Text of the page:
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New Sierra Leone agency to seek changes to mining contracts
February 20, 2013 / 4:36 PM / 5 years ago

New Sierra Leone agency to seek changes to mining contracts

* President promised to boost mining revenues

* Impoverished Sierra Leone in midst of mining boom

By Tommy Trenchard

FREETOWN, Feb 20 (Reuters) - A new government agency charged with enforcing Sierra Leone’s mining laws will “definitely” recommend changes to some of the West African nation’s existing contracts with mining companies, the agency’s head said on Wednesday.

President Ernest Bai Koroma won a second term in November having promised during his campaign to boost tax revenues from its burgeoning minerals sector in order to reduce rampant poverty.

The new National Minerals Agency will launch its operations next month with a sector-wide review of contracts, Sahr Wonday told Reuters in an interview.

“If we feel they’re not in the best interests of the country, it’s incumbent on us to recommend changes to the government... Definitely we will be recommending changes,” he said.

Wonday did not say which specific contracts would be targeted for revision.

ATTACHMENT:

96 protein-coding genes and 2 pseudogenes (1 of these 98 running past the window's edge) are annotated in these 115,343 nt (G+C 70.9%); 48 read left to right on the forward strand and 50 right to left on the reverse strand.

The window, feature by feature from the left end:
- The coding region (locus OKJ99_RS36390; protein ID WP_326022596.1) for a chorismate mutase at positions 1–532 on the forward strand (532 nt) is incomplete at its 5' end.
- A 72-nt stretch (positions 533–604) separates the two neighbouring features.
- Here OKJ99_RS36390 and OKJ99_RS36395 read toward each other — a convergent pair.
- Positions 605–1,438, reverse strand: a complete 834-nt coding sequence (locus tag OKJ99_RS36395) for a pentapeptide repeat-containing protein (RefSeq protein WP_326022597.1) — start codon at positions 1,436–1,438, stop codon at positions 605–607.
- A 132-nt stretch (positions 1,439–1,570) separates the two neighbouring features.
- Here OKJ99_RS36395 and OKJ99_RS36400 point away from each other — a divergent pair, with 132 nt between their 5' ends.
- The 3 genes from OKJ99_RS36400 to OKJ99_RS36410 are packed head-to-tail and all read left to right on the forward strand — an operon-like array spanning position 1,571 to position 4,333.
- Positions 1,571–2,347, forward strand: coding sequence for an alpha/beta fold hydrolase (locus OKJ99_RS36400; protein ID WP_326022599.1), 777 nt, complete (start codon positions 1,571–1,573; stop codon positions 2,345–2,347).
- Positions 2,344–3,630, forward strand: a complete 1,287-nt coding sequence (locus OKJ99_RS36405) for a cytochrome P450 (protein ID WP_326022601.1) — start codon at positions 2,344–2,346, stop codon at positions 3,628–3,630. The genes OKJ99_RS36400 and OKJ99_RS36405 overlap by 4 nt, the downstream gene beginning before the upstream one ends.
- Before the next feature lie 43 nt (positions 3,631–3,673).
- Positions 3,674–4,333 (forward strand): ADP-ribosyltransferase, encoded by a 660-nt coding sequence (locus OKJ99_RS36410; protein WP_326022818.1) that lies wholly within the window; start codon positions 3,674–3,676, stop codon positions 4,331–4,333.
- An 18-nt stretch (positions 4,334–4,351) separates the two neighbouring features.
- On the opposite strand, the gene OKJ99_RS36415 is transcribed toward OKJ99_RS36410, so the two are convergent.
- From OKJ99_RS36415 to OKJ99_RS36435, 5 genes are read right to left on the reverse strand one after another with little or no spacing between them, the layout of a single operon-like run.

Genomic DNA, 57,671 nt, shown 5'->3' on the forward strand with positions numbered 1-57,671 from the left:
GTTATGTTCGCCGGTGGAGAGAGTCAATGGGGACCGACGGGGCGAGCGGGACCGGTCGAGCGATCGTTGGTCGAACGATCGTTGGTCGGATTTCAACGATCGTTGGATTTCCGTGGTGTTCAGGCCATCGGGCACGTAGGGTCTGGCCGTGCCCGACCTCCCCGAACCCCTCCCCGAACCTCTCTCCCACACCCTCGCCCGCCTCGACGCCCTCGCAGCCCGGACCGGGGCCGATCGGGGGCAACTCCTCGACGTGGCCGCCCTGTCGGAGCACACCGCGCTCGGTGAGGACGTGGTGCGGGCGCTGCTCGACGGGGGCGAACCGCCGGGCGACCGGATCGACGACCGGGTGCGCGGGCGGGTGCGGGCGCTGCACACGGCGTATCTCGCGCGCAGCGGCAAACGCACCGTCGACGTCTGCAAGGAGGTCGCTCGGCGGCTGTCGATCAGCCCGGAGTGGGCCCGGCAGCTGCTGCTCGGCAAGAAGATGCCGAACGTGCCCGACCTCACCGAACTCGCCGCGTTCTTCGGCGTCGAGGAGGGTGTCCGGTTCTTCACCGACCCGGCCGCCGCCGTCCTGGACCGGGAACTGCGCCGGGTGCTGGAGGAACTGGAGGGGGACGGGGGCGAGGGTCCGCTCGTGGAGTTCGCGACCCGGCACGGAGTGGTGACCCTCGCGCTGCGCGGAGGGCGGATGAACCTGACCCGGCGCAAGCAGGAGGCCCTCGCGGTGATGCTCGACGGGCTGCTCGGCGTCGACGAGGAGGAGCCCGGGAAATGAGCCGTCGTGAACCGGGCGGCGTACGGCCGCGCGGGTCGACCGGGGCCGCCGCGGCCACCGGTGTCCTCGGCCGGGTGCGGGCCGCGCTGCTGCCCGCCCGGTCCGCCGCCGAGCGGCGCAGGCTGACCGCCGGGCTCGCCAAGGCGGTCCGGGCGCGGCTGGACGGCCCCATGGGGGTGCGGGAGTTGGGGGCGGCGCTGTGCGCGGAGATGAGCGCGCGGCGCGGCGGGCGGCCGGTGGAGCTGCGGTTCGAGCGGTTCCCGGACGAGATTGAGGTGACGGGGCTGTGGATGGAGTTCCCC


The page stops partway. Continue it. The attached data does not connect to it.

Renewed interest in its largely untapped mineral resources has sparked an economic revival in Sierra Leone a decade after the end of a devastating 1991-2002 civil war.

Iron-ore shipments by British companies African Minerals and London Mining helped fuel estimated economic growth of 20 percent last year, one of the world’s fastest growth rates.

Gold miner Amara Mining Plc and diamond miner Koidu also operate in the country.

However, Sierra Leone remains one of the world’s poorest and least developed countries, and there is widespread frustration that the mining boom has done little to improve the lives of ordinary Sierra Leoneans.

Koroma’s government came under fire in his first term for setting a tax rate of 6 percent for London Mining - far below the 37.5 percent level stipulated in Sierra Leone’s mining laws - though the contract has since been revised to a new tax rate of 25 percent.

“You’ve had a lot of agreements that have not been transparent and have not been negotiated in the best interest of the country,” Wonday said. “Sometimes the excuse is that we had to do it because we want to attract these investors.”

Several governments across Africa have moved to renegotiate contracts and revise their mining codes to get more revenue from the mining industry against the backdrop of the rise in commodity prices.

Liberia and Democratic Republic of Congo have carried out wholesale reviews of all their contracts, while Guinea is in the process of reviewing its mining deals.

A number of countries, including Ghana and Ivory Coast are fiddling with tax and/or royalty rates.

A spokesman for Koroma, while acknowledging that changes to some contracts were likely, said revisions to existing deals would be discussed transparently with companies.

“Nothing is permanent... These agreements are being constantly reviewed. We don’t impose changes. It is a matter of negotiation,” Unisa Sesay told Reuters.

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